The Communist Manifesto By Karl Marx And Friedrich Engels

835 WordsDec 13, 20154 Pages
The Communist Manifesto is written by Karl Marx and Friedrich Engels which was published by a group of German born revolutionary socialists known as the Communist League. The main idea in this book is define the goals and theory of Communism. It explains how classes affect one another as well. This book consists of four different chapters which display Marx’s approach on Communism in different circumstances. This book is about Marx’s perspective on Communism, its effects, how it is criticized, people’s thoughts, and the goal of this party. In the first chapter of the Communist Manifesto, Marx claims that society will be split in two classes, the oppressors and the oppressed. The main point in this chapter is to display that there are two…show more content…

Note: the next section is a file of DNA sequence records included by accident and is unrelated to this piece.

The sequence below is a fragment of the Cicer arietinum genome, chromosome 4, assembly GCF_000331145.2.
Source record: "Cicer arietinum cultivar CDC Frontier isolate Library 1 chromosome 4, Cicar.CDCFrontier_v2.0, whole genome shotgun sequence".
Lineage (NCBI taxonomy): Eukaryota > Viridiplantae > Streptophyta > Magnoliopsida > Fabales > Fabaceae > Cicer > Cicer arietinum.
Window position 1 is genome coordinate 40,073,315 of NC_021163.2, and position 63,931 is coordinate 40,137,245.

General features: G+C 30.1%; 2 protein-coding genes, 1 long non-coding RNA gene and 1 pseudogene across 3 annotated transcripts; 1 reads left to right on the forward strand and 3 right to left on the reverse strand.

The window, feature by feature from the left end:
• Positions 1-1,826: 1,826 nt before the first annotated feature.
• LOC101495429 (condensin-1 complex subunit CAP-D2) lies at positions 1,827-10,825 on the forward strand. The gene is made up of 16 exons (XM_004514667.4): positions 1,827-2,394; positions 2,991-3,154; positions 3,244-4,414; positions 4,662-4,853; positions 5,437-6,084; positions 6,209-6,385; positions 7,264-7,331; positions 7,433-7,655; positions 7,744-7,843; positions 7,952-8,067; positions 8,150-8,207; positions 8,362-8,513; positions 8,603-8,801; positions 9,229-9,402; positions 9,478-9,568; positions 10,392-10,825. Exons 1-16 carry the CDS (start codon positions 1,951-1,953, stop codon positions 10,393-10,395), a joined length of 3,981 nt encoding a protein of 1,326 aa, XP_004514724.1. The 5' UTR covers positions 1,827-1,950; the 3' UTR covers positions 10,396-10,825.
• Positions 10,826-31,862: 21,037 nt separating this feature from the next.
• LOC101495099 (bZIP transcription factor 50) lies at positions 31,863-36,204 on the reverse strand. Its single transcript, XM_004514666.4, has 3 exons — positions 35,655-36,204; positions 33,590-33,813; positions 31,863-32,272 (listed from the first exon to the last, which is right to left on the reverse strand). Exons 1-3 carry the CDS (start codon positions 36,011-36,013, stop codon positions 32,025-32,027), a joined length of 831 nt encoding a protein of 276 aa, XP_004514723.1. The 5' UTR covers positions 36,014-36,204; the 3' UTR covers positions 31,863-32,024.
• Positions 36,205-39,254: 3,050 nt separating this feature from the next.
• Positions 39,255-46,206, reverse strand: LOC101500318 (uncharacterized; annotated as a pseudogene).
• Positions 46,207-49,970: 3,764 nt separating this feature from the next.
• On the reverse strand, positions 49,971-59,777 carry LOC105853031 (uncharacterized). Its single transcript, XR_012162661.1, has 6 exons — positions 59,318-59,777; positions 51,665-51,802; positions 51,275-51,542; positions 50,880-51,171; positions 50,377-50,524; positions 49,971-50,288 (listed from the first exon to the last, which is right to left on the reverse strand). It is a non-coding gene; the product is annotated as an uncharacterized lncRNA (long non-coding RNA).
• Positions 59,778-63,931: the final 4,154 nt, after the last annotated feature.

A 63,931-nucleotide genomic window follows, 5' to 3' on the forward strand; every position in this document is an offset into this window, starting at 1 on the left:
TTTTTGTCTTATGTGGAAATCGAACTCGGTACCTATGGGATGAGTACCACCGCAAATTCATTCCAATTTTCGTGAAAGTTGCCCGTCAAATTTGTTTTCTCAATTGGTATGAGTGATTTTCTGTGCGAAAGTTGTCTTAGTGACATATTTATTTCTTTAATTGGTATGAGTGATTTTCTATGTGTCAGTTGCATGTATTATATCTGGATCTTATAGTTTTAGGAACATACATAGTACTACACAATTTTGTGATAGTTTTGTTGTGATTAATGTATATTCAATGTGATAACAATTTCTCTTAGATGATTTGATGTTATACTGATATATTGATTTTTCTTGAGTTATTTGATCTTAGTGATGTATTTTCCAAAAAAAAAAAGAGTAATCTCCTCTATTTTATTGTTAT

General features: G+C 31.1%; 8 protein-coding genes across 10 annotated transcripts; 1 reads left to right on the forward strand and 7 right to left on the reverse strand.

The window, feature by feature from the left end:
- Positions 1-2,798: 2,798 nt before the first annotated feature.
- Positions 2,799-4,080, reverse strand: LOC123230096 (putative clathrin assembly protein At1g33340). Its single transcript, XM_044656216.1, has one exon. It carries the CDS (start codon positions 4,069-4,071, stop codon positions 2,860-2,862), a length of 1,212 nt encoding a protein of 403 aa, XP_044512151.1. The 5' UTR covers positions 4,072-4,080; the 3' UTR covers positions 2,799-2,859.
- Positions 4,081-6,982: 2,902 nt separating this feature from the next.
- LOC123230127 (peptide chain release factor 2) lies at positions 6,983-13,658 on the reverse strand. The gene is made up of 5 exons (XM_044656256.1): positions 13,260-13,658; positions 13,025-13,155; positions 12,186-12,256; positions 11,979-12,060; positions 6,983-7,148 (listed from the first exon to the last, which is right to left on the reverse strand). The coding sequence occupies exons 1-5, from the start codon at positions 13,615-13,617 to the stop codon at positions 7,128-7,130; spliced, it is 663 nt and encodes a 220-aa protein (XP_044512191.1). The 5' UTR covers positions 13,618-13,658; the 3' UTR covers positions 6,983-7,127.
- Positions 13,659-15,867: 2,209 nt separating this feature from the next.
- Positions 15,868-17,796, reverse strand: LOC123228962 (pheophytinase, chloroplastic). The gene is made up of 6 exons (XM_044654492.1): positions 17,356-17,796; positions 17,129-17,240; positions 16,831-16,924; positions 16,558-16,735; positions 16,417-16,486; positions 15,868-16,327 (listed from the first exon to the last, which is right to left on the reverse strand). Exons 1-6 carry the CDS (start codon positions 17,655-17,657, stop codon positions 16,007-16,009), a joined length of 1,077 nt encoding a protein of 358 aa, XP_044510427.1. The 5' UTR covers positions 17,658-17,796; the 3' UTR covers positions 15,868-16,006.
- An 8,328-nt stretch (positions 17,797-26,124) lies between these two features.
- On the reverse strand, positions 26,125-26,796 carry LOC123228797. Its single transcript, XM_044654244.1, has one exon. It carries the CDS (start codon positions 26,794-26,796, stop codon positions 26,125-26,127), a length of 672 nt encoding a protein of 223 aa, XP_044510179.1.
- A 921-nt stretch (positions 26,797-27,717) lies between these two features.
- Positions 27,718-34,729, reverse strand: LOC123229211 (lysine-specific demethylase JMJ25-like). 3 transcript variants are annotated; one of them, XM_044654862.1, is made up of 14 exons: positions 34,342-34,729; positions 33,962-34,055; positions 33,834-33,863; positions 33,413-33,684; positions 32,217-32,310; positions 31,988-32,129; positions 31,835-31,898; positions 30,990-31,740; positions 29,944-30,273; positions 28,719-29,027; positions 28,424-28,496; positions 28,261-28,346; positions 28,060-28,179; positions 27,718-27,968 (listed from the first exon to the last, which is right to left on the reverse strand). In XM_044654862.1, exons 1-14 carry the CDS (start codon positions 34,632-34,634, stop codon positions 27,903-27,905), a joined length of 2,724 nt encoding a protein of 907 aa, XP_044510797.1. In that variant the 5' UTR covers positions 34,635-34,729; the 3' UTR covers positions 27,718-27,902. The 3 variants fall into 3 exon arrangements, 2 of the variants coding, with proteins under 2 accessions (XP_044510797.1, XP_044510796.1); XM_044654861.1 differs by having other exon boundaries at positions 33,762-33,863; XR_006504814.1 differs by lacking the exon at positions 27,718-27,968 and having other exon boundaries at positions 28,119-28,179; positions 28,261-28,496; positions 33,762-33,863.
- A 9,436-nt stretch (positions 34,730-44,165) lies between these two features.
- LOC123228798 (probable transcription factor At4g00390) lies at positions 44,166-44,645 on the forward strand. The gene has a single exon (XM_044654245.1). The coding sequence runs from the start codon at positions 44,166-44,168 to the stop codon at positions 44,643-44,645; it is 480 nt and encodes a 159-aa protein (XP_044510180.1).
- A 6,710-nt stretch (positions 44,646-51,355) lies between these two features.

Marx ends this section by claiming the bourgeoisie end up being destructive themselves, instead of building something up they tear it down. Marx’s claim is well compelled because not only does he explain his reasoning and claims, but he even uses an example of a class of people. It is compelling and definitely influential. The main point of this chapter is about Marx responding to the bourgeois criticism of communism. He declares that communists are interested in the same interests of the working class as a whole. He also claims that communists are differentiated from socialist parties by only focusing on the common interests of all workers and not the interests of any single national movement. The purpose of this chapter is to explain that “the immediate aim of the Communists is the same as that of all other proletarian parties: formation of the proletariat into a class, overthrow of the bourgeois supremacy, conquest of political power by the proletariat”. In the chapter Marx claims that once the proletariat achieve political power, it will eventually result with a classless society and abolishing bourgeois ways of production which undermines the continuance of of class antagonisms. Without class antagonism, the proletariat will lose their own class. He ends the chapter with “In place of the old bourgeois society, with its classes and class antagonisms, we shall have an association, in which the free development of each
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